myGenerator.next(); //{ value: 'first name', done: 'false' }
myGenerator.next('Maya '); //{ value: 'second name', done: 'false' }
myGenerator.next('Bethea') // { value:'undefined', done: 'true' }

// => Maya Bethea

Arrow Functions

Arrow functions are one of the more popular features of ES6 saving developer time and simplifying function scope.

  • The arrow (=>) or fat arrow provides a shorthand for the function keyword with lexical this binding
  • Arrow functions change the way this binds in functions
  • They work much like lambdas in languages like C# or Python
    • lambda expressions are are often passed as arguments to higher order functions
  • we avoid the function keyword, return keyword and curly brackets when using arrow functions
  • Arrow functions allow developers to remove boilerplate, however you shouldn't remain ignorant of how 'lexicalscopingthis` works
  • Be careful when using arrow functions as they aren't applicable everywhere, use cases will depend from situation to situation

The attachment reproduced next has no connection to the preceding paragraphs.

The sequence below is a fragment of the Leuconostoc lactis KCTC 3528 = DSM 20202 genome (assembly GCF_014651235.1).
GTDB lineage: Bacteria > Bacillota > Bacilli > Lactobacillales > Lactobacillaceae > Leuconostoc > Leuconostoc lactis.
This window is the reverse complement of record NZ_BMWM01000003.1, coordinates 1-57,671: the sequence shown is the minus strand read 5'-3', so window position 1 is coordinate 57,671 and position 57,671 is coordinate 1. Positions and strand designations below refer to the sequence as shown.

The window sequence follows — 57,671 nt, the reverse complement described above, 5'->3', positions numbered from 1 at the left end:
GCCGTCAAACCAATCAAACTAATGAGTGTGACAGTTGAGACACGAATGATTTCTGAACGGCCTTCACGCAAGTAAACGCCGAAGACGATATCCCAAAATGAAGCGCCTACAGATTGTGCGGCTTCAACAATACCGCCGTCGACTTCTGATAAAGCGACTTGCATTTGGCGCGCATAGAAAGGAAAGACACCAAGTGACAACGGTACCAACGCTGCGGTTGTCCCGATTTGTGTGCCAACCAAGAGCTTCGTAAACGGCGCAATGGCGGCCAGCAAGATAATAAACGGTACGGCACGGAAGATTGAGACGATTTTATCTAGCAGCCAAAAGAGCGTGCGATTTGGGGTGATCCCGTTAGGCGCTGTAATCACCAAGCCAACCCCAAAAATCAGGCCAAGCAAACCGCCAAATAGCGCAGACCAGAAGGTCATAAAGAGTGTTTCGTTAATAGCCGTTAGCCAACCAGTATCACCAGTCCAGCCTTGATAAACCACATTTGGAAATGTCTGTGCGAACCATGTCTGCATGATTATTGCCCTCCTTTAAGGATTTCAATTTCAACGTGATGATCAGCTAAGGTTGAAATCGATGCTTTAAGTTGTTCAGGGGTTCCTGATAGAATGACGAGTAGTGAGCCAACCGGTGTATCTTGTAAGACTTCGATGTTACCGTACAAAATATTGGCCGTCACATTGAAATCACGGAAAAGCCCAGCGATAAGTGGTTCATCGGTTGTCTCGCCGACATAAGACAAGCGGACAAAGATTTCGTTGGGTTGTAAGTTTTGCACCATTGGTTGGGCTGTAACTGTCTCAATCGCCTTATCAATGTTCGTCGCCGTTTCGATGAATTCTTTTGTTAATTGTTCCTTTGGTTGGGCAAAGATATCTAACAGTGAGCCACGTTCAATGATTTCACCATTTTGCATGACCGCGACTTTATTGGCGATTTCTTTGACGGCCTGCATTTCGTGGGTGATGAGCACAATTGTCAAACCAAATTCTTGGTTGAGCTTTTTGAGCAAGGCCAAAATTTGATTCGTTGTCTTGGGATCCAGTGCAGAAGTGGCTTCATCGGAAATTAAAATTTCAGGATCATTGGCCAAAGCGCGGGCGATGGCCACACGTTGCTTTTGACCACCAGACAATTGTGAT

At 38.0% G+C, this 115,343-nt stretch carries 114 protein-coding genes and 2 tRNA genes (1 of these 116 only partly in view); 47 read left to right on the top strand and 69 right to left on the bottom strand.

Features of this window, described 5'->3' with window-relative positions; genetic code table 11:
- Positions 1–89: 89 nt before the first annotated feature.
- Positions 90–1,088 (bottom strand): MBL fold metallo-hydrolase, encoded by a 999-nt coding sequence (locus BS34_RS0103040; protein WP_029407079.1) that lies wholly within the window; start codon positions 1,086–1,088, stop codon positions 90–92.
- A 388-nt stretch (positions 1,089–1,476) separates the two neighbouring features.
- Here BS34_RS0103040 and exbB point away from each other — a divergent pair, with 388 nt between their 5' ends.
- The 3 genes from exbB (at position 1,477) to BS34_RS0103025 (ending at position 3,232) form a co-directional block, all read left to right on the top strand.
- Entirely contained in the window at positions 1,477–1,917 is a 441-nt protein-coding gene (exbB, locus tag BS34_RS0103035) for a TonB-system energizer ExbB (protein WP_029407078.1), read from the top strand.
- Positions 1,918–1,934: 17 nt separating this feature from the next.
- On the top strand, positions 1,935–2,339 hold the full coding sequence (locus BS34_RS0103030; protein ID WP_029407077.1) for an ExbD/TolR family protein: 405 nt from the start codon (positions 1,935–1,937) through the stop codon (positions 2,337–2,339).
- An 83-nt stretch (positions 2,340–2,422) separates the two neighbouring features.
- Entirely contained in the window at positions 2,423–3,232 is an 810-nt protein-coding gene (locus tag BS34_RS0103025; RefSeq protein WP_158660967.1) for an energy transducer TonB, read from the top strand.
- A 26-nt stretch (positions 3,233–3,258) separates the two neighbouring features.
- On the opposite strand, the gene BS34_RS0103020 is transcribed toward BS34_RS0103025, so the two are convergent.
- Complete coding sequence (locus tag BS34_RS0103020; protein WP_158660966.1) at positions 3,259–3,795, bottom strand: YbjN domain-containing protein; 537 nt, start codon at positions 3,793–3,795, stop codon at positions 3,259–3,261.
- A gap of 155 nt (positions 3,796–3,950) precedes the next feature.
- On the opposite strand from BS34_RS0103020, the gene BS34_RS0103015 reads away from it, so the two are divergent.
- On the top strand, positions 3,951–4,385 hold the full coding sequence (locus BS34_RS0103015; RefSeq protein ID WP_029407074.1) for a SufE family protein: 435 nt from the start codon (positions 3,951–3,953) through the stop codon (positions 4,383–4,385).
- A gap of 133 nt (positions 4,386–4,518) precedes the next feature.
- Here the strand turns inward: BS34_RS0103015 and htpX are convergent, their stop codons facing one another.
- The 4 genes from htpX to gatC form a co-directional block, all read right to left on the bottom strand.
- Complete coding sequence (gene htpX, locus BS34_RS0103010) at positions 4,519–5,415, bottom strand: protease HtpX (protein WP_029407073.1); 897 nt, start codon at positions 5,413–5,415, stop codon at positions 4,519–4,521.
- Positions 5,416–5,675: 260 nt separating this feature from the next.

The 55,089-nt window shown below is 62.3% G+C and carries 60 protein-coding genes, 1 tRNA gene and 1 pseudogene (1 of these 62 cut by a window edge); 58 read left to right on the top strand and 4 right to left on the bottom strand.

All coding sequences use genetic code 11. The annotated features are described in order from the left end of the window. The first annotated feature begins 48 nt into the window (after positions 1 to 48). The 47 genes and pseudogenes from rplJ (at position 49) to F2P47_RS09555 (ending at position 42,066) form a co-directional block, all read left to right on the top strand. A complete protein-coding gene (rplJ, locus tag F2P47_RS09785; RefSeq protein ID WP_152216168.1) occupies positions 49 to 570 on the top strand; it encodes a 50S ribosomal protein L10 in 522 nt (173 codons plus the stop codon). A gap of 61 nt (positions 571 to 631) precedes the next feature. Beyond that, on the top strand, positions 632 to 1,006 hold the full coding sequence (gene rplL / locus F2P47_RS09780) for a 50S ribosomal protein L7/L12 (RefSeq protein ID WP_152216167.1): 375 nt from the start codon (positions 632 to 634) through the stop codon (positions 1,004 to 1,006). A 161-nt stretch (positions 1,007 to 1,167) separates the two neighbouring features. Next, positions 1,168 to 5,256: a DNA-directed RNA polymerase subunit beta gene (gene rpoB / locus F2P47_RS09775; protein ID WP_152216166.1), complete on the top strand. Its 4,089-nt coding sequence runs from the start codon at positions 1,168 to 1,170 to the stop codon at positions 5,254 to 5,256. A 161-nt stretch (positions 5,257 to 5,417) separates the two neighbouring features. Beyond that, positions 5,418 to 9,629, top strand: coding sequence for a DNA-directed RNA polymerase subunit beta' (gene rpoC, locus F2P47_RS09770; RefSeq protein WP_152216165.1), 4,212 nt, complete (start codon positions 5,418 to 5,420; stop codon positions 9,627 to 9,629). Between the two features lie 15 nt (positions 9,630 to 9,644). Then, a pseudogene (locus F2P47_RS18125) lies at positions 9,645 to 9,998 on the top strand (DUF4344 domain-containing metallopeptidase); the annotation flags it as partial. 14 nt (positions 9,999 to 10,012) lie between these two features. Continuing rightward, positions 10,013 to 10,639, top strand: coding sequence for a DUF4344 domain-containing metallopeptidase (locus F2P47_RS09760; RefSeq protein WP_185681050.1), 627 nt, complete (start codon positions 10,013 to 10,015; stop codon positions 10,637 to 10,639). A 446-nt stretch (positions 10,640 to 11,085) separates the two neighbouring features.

For the sake of simplicity, we could do the following:

const msg = () => alert("Hello Arrow Function");
console.log(msg());
let square = ( a, b ) => a * b; 
console.log(square(5, 5)); // 25
let x = [0, 1, 2, 3, 4, 5, 6, 7, 8, 9, 10];
let z = x.map(x => x); 
console.log(z); // [ 1, 2, 3, 4, 5, 6, 7, 8, 9, 10 ]

Every new function defines it's own this value, yet arrow functions close over the this value

// in ES5
function Tree() {
  that = this;
  that.age = 0;
  
  setInterval(function growOld() {
    that.age++;
  }, 1000);  
}

var t = new Tree();

// in ES6
function Tree() {
  this.age = 0;
  
  setInterval(() => {
    this.age++;
     5000);
  }
}
     
var t = new Tree();

Back to TOC

Map and WeakMap

With the addition of new data structures that are new to ES6, Map has been sorely awaited by developers to map values to values - Objects have been used as maps historically

  • The Map object is a simple key/value map and is deemed an iterable
  • for...of loop returns an array of [key, value] for each iteration
  • While similar, there are certain distinctions between Objects and Maps and therefore are certain use-cases
  • Most importantly Map instances are only useful for collections and Objects used as records with fields and methods

At a fundamental level when working with maps you could do the following:

let map = new Map();    
map.set( 'min', Number.MIN_SAFE_INTEGER );
map.set( 'max', Number.MAX_SAFE_INTEGER );
map.has('baz'); // => false
map.size; 2
console.log( map ); // => Map { "min" => -9007199254740991, "max" => 9007199254740991 }
map.delete( 'max' );